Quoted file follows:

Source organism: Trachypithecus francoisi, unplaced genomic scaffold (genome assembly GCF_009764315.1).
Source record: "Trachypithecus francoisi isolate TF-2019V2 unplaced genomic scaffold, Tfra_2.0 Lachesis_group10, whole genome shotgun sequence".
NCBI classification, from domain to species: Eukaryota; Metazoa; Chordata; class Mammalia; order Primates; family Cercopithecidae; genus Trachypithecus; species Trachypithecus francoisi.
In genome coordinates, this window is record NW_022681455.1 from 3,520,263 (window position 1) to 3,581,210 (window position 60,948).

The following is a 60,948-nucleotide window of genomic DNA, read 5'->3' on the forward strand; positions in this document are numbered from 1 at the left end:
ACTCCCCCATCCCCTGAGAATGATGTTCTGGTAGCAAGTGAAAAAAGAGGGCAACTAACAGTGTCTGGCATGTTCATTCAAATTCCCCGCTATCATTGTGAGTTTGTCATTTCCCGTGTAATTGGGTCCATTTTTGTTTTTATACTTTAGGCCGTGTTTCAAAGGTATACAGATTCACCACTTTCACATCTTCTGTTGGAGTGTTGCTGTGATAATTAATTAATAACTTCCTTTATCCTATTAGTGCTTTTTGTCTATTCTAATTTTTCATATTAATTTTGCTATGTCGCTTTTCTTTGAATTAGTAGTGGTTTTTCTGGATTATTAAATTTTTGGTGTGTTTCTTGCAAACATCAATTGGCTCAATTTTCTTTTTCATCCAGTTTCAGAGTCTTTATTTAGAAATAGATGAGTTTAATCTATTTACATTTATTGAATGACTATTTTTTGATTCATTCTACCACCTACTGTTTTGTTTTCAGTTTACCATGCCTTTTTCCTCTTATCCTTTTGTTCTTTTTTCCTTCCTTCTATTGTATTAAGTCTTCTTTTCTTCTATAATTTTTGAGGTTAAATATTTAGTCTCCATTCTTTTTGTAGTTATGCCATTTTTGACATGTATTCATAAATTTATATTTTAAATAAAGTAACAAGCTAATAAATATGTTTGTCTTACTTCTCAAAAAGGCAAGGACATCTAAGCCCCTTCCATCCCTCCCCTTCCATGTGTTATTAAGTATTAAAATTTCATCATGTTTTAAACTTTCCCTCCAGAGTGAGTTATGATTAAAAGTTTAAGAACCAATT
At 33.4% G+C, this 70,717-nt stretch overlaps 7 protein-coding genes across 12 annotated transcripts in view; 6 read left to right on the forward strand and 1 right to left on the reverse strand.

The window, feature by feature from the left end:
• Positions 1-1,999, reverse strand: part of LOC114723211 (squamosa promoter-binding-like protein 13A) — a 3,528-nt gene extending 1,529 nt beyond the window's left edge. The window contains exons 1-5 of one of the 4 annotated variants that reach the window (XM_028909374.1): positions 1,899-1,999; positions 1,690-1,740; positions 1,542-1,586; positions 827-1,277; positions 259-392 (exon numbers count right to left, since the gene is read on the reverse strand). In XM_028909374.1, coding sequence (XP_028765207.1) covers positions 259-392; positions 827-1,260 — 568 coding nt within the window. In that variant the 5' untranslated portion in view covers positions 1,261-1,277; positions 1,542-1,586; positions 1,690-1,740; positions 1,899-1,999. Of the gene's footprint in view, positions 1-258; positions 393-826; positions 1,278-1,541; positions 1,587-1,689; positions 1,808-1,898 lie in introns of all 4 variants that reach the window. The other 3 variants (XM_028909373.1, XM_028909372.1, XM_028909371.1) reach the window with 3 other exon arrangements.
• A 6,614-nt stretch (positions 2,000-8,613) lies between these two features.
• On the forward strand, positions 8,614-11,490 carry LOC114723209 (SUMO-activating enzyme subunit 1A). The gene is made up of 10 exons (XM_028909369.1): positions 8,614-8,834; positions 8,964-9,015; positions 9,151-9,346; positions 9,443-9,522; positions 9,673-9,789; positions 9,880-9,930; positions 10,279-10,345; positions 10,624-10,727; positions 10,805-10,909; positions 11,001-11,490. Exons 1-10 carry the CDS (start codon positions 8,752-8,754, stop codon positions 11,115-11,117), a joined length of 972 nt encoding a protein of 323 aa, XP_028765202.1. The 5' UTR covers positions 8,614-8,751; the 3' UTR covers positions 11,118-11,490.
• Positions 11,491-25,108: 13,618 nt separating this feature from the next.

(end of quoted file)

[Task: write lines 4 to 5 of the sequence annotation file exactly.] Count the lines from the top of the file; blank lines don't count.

In genome coordinates, this window is record NW_022681455.1 from 3,520,263 (window position 1) to 3,581,210 (window position 60,948).

The following is a 60,948-nucleotide window of genomic DNA, read 5'->3' on the forward strand; positions in this document are numbered from 1 at the left end: